Video summary:

Stripping back the issues and using a 'tech stack' approach to solving them, James Carroll runs through how schools can adapt and put in place the foundations for a powerful, user-friendly 1:1 iPad set-up for teaching and learning.

We look at the challenges and hidden weaknesses faced by teachers and schools using adapted for business technology for classroom, remote and blended teaching and learning.

Focusing on teacher workflows, Catherine Jessey, a practicing teacher and Apple Distinguished Educator, demonstrates how Sparkjar's app has used the 'tech stack approach' to transform teaching provision and usher in the new generation of edtech.

As background, James sets the context and looks ahead at the powerful role that iPad technology will play over the next 12 months, and what makes Sparkjar a uniquely powerful choice for school leaders:

The Sparkjar journey began 3 years ago. Having previously pioneered app technology for secure environments including Barclays Bank and the BBC, we looked to schools and it seemed that the natural next step for them was 1:1 devices. We approached the build with:-

  • a primary focus on supporting the breadth of teacher workflows
  • delivering a simple but powerful user interface
  • addressing the weaknesses of old generation edtech

Everything about Sparkjar is powerful, robust and very easy to use. From the outset we have consulted with teachers and school leaders, starting with the big vision but looking at details from scratch, drawing on the latest advances in technology from other sectors.

For example;

  • we chose to use Lightwave technology from the Gaming industry to create a super-fast and reliable base that will work on limited, poor or no WiFi
  • acutely aware of the safeguarding and GDPR priorities, we've drawn on developments from the Defence sector to underpin Sparkjar's SchoolSafe™ video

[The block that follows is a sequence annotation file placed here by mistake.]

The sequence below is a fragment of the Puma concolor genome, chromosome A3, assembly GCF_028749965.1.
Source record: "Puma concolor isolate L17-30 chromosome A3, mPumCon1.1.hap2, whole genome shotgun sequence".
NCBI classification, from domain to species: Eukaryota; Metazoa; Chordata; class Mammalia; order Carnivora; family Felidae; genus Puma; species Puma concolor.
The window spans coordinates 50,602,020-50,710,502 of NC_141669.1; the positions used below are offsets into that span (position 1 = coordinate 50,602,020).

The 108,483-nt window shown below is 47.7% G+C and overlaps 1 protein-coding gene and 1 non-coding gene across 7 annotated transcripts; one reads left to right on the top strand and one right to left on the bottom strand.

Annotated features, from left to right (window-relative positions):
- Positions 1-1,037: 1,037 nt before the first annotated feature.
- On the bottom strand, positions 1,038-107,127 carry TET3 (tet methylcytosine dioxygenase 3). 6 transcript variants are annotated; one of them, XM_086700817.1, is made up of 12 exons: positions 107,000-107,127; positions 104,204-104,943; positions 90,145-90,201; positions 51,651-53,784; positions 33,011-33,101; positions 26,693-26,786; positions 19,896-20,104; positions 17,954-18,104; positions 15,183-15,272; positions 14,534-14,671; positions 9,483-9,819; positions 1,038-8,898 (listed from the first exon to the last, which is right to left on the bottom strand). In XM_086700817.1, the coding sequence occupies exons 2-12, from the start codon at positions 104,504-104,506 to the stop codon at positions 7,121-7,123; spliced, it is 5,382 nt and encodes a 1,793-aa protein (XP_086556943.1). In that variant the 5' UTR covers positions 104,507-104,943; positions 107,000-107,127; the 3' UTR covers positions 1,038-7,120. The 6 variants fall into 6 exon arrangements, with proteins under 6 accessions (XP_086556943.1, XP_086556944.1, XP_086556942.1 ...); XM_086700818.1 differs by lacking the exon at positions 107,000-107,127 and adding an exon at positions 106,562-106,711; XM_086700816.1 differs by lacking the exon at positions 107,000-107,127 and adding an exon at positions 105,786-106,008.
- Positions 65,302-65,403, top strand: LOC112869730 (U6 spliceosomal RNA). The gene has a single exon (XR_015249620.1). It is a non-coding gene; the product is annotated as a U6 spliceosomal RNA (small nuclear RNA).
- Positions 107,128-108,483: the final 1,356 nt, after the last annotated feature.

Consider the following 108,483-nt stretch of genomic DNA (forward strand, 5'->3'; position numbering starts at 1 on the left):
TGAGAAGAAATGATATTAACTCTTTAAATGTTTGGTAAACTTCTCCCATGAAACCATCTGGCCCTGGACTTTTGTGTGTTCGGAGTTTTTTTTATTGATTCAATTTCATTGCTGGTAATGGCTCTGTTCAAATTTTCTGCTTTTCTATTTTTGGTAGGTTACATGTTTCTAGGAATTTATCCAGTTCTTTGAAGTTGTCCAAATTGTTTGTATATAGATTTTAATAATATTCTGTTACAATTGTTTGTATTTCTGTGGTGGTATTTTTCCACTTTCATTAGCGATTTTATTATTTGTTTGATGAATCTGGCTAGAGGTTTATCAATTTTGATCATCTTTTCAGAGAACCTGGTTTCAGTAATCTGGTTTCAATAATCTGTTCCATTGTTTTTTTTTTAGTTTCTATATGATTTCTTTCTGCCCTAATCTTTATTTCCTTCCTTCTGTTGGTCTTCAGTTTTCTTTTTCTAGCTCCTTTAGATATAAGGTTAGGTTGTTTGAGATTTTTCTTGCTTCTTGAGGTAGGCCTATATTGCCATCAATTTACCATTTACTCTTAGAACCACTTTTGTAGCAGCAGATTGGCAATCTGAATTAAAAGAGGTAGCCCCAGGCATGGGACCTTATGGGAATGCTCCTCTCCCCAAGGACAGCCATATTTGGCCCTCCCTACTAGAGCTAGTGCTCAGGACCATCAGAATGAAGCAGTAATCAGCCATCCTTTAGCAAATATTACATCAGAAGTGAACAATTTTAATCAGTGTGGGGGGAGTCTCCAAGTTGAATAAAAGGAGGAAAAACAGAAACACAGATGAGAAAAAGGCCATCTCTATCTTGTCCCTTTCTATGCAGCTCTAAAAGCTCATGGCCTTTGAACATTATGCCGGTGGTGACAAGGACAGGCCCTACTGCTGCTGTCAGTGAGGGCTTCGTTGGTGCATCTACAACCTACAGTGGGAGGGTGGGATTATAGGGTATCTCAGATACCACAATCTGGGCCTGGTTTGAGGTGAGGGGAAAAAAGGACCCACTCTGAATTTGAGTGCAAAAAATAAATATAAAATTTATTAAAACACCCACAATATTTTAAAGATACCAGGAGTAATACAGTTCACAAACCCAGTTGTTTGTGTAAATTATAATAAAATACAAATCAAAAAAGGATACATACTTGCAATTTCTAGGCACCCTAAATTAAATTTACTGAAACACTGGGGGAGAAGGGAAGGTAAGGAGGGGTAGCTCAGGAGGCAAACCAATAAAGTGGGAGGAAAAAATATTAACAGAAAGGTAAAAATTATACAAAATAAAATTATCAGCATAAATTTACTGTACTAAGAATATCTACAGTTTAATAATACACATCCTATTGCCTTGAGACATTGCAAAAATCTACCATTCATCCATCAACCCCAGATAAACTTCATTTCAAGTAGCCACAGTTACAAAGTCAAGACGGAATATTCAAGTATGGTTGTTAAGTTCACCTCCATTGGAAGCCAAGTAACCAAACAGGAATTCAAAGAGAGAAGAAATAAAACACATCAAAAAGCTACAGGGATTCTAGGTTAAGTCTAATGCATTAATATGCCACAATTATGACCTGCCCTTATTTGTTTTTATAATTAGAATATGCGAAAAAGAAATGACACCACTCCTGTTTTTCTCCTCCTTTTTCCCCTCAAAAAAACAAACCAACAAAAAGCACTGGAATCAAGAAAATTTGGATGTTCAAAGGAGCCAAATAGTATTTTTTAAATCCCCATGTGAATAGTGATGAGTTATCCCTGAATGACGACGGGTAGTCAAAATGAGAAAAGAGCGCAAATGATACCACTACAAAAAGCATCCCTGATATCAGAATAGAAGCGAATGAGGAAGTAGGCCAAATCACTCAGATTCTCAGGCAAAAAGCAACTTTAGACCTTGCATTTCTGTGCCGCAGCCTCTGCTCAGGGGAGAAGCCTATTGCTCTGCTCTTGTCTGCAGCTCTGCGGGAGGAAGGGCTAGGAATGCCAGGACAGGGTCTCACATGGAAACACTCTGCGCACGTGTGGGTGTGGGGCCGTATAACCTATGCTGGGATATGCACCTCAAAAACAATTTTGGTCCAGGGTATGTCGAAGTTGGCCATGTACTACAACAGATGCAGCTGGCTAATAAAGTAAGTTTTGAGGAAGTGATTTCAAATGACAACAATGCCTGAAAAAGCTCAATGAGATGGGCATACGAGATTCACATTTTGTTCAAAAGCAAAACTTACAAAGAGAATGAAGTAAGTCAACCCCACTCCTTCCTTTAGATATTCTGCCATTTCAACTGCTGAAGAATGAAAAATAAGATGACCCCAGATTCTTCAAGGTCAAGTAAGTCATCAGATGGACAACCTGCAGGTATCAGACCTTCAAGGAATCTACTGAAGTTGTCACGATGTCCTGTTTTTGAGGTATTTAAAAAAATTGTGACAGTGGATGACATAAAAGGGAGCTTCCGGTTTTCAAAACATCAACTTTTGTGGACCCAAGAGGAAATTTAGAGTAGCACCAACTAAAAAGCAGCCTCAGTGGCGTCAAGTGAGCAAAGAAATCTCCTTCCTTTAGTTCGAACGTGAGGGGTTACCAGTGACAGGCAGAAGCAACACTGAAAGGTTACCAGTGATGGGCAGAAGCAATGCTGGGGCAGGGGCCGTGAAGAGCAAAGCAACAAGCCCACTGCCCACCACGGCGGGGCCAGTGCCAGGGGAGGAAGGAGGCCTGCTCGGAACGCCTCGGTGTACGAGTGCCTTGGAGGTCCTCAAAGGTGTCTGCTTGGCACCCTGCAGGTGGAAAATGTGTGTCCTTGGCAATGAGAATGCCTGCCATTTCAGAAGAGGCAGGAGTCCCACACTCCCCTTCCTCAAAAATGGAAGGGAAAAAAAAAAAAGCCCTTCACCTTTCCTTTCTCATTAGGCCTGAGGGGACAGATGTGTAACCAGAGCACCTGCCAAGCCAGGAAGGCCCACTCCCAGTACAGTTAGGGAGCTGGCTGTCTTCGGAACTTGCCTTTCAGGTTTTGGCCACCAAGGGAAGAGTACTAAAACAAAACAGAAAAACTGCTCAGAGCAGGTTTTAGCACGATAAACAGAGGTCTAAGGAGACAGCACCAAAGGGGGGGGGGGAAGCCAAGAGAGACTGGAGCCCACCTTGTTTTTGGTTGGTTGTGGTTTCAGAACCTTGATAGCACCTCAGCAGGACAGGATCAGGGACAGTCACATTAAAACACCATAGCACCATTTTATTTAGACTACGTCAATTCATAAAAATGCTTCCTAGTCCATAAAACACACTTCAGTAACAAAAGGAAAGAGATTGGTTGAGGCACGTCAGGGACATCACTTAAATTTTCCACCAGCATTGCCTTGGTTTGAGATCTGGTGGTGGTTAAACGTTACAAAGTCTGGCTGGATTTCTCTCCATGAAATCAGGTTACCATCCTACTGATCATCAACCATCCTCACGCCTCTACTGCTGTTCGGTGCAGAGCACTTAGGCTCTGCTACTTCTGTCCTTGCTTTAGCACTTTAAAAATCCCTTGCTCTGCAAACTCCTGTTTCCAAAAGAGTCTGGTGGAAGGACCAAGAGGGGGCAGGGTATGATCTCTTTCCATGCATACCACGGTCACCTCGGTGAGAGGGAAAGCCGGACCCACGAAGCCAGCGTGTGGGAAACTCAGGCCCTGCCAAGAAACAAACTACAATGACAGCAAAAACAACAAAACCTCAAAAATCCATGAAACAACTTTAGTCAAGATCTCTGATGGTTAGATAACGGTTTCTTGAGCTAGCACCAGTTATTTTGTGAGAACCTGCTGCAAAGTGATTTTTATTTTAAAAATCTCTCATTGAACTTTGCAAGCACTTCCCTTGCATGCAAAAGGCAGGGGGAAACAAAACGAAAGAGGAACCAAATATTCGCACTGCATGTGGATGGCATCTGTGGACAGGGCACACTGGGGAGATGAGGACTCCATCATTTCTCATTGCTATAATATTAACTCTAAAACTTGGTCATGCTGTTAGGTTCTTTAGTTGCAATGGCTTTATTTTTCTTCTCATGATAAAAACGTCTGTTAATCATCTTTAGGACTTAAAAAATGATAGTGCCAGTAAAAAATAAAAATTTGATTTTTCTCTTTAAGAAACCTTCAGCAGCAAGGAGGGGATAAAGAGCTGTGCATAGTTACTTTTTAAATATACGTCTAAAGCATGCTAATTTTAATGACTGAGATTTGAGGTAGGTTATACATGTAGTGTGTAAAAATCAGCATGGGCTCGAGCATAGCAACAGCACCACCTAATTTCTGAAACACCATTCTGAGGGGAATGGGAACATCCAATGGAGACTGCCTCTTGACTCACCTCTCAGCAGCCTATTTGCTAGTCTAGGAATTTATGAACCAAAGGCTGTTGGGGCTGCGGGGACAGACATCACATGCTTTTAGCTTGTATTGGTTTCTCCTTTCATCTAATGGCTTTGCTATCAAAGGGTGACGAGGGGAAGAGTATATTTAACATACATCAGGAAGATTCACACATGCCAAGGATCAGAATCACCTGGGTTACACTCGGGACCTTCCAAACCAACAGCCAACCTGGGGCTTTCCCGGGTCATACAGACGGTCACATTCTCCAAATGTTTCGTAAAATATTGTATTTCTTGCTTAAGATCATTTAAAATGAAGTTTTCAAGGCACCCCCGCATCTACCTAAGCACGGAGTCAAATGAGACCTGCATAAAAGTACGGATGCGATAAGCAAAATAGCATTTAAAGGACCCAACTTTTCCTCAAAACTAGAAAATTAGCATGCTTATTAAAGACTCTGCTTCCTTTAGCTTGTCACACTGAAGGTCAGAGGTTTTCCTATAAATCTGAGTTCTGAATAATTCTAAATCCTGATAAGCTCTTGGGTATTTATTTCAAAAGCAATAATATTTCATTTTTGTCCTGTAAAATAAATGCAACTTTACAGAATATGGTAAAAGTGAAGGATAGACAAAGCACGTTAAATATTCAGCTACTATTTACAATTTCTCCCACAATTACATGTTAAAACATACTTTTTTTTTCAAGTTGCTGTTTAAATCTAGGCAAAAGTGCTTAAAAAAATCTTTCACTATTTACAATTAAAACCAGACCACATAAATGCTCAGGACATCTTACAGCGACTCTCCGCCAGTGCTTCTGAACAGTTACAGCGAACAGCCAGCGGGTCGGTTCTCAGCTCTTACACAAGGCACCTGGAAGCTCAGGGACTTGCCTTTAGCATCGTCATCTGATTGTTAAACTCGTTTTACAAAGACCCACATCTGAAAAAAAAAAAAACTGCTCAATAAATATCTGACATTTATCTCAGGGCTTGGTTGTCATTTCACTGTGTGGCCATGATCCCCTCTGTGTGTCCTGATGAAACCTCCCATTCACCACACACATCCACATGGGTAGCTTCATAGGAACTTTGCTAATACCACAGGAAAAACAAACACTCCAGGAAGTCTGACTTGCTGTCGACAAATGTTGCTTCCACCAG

• we've adapted features from 'grown-up' conferencing and project management software approaches to meet the unique but very important needs of schools

Before Covid-19 hit, Sparkjar was working really well in schools, but what has been very exciting is seeing how quickly those schools were able to switch to remote lessons and run a full timetable almost instantly. Both teachers and students were used to using 1:1 iPads in lessons and beyond.

Now that schools are back, Sparkjar is proving to be a safe and solid solution for schools where classes are split between onsite, self-isolating and shielding students. In short, it's way ahead of any other edtech, or corporate software, for blended learning provision and that's likely to become increasingly important over the next few months, as school focus on managing the widening attainment gap.

What we're seeing now is a rapid move towards 1:1 iPad rollouts in schools. Some of the leading MATs, like Oasis Community Learning and its Oasis Horizons project (30,000 iPad roll out to all 52 schools), are taking bold steps. We expect to see more schools move in this direction imminently.

In terms of where we see the short term trends in schools, with hardware in place and access to a wealth of online content and resources, the next step is putting in place a whole-school framework for managing and delivering teaching and learning. Without that, school leaders and department heads will find it hard to retain oversight of what's happening in classes and to unify departments across schools. Where a school MIS manages the 'behind the scenes' workings of a school, Sparkjar's app essentially delivers a whole-school system for the teaching and learning side of activities - I suppose in other industries they'd call it 'front of house'.

So instead of having to host and integrate an array of different apps, software and hardware for teaching activities (homework setting, resource filing, printing, providing lessons for students that have missed classes, remote learning set-ups, learning walks, collaboration), schools and teachers can have everything in one place.

We're looking forward to the next few months and to rolling Sparkjar out to new schools. It feels very much like we're in the right place at the right time – and that's a good place to be.